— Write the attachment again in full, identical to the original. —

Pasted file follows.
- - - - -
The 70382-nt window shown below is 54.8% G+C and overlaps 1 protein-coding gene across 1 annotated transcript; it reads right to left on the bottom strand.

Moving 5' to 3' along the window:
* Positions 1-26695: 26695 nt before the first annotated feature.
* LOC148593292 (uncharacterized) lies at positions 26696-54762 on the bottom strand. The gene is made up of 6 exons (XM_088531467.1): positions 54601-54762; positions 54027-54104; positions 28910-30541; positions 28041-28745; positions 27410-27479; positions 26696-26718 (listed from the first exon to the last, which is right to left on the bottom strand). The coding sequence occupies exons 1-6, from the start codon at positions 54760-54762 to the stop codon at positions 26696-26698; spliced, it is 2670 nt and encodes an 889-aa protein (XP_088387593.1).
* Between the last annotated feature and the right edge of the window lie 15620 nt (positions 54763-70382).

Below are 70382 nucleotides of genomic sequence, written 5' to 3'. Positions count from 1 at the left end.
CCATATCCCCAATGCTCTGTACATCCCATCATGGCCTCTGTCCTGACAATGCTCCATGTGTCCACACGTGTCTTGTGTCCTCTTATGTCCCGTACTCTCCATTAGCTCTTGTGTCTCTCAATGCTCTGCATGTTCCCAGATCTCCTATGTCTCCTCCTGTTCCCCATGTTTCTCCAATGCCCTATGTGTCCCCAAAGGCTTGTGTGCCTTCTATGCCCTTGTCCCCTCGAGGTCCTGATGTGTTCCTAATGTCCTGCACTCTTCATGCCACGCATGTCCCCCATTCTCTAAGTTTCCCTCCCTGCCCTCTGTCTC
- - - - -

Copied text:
The 70382-nt window shown below is 54.8% G+C and overlaps 1 protein-coding gene across 1 annotated transcript; it reads right to left on the bottom strand.

Moving 5' to 3' along the window:
* Positions 1-26695: 26695 nt before the first annotated feature.
* LOC148593292 (uncharacterized) lies at positions 26696-54762 on the bottom strand. The gene is made up of 6 exons (XM_088531467.1): positions 54601-54762; positions 54027-54104; positions 28910-30541; positions 28041-28745; positions 27410-27479; positions 26696-26718 (listed from the first exon to the last, which is right to left on the bottom strand). The coding sequence occupies exons 1-6, from the start codon at positions 54760-54762 to the stop codon at positions 26696-26698; spliced, it is 2670 nt and encodes an 889-aa protein (XP_088387593.1).
* Between the last annotated feature and the right edge of the window lie 15620 nt (positions 54763-70382).

Below are 70382 nucleotides of genomic sequence, written 5' to 3'. Positions count from 1 at the left end.
CCATATCCCCAATGCTCTGTACATCCCATCATGGCCTCTGTCCTGACAATGCTCCATGTGTCCACACGTGTCTTGTGTCCTCTTATGTCCCGTACTCTCCATTAGCTCTTGTGTCTCTCAATGCTCTGCATGTTCCCAGATCTCCTATGTCTCCTCCTGTTCCCCATGTTTCTCCAATGCCCTATGTGTCCCCAAAGGCTTGTGTGCCTTCTATGCCCTTGTCCCCTCGAGGTCCTGATGTGTTCCTAATGTCCTGCACTCTTCATGCCACGCATGTCCCCCATTCTCTAAGTTTCCCTCCCTGCCCTCTGTCTC